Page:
It is critical to have people with 3 distinct skills involved in this exercise: creative thinkers who can generate new ideas; those versed in the principles of lean operations who can contribute their knowledge of best practice, and experienced employees who have a thorough understanding of that particular business. Long service alone inevitably makes it difficult to obtain a holistic view and change paradigm in a half-day session. However, experienced insight will be critical in understanding the process and can avoid chasing too far down a rabbit hole. An experienced voice often holds the key to a gem.

I have been fortunate to facilitate four such activities in recent weeks in different businesses. Each revealed a raft of opportunities with a value in the region of eight figures and have thus been a catalyst for significant change. Not bad for less than a week’s work.

It should be noted that execution is the hardest task. It is too easy to create a roadmap based on the identified opportunities, and then let them fault or fade into the background as today’s burning platform takes precedent. An Operational Transformation Map Exercise is the first but vital step in Operational Transformation.



Written by Leon Chandler, Coriolis Consulting Pty Ltd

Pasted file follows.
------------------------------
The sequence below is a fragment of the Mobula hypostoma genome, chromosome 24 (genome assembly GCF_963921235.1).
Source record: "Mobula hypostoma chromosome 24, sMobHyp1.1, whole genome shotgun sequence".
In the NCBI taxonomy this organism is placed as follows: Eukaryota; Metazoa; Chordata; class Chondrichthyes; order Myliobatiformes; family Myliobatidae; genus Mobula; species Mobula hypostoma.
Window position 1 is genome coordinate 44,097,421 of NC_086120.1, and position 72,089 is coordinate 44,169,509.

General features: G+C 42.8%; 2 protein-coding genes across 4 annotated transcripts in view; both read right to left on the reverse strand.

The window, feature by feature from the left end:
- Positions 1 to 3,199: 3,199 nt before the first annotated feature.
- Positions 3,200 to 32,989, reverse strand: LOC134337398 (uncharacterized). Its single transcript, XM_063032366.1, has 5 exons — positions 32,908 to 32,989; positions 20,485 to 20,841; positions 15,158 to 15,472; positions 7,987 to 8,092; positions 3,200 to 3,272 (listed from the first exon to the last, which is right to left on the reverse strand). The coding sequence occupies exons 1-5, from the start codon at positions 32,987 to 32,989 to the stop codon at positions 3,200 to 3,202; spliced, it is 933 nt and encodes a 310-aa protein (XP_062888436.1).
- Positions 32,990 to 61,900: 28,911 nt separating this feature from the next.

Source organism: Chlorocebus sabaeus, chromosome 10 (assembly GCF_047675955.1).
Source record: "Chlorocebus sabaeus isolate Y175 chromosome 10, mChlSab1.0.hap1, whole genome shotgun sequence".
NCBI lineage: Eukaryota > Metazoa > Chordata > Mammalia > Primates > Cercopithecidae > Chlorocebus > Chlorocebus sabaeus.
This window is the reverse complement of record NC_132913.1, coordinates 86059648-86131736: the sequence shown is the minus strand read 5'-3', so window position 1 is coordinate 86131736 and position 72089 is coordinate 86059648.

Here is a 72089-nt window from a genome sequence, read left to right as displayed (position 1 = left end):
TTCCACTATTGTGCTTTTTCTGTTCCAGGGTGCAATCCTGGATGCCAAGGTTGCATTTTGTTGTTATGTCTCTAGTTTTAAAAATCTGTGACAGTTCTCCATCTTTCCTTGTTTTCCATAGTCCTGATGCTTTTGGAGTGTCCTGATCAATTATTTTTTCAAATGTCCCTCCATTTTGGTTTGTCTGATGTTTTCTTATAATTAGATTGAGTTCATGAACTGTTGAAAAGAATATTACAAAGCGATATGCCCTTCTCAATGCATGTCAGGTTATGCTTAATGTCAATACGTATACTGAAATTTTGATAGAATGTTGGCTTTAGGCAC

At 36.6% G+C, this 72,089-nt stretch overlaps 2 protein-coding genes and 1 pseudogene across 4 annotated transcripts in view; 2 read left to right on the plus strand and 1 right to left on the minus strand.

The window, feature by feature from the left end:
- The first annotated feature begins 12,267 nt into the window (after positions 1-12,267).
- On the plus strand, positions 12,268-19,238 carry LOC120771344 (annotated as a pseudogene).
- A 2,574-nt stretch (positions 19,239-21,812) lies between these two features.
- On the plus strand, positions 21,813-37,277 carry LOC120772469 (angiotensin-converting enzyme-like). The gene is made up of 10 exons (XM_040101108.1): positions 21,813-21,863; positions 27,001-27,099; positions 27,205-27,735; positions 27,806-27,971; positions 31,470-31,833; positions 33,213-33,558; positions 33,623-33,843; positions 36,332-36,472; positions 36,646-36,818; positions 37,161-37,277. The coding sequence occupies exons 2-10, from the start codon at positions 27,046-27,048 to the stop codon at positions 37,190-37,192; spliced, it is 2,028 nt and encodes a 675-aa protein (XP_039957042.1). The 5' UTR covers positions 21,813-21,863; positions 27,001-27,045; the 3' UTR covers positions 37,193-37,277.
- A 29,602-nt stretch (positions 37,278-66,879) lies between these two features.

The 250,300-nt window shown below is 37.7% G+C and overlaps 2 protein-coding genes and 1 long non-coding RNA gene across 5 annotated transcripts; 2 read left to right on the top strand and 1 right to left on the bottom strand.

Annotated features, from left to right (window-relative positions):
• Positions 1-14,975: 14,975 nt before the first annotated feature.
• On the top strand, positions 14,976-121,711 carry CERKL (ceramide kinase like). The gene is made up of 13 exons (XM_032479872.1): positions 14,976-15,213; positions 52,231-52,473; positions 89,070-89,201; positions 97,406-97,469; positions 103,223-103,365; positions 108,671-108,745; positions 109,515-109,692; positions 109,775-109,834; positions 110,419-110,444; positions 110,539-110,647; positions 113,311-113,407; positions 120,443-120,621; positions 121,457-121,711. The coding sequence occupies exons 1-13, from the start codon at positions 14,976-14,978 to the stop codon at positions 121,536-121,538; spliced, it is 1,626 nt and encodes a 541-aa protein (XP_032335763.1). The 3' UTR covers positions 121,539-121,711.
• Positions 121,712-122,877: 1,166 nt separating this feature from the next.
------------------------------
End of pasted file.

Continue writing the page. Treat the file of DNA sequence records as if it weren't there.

Are we about to enter another reintegration cycle?

June 1, 2016 1:22 pm
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After a decade of outsourcing and selling off ‘non-core’ functions, it looks as though leading profit-chasing companies are beginning to reverse the trend. While this would not be surprising as a cycle of integration and divestment applies to most industries at different frequencies, the correct picking of the change enables positioning for optimal profitability globally and locally.

Amazon recently signalled it may be ending its long-standing partnership with FedEx by mobilising its own fleet of Boeing 767s and labelling UPS’s North American hub-and-spoke network ‘outdated’. When a $100bn company makes such bold moves, the world pays attention. Most likely the consequences of any major change will be felt (and followed) beyond the marketplace in which the initiator operates in.

Amazon CEO Jeff Bezos is known for an intense customer-centric philosophy and the highly-publicised service failures of Christmas 2013 would not have sat well. An underlying factor may be the reliance on UPS freight by e-commerce competitors eBay and Alibaba, and the effect Amazon’s volumes is likely to have on competitor’s costs and market access.

Shipping is big business and could certainly be seen as a potential source of growth or at least an opportunity to maintain revenues and margins. There is no question as to whether Amazon has the scale and business model to operate in this space, with potential to provide the service externally.

Lastly, the supply chain model is unlikely to follow any that is current and widely used. Where will the differentiator lie? The hub-and-spoke model has been a mainstay of high-service commerce for decades, and Amazon itself operates more than 150 fulfilment and warehousing centres globally. Perhaps Amazon is ready to take its Kiva Systems robotics out of the incubator and go ‘ultra-high speed and unmanned’. Now that would be a game-changer and a huge transformation to execute. One to follow closely.



Written by Jeremy Hudyma, Coriolis Consulting PTY Ltd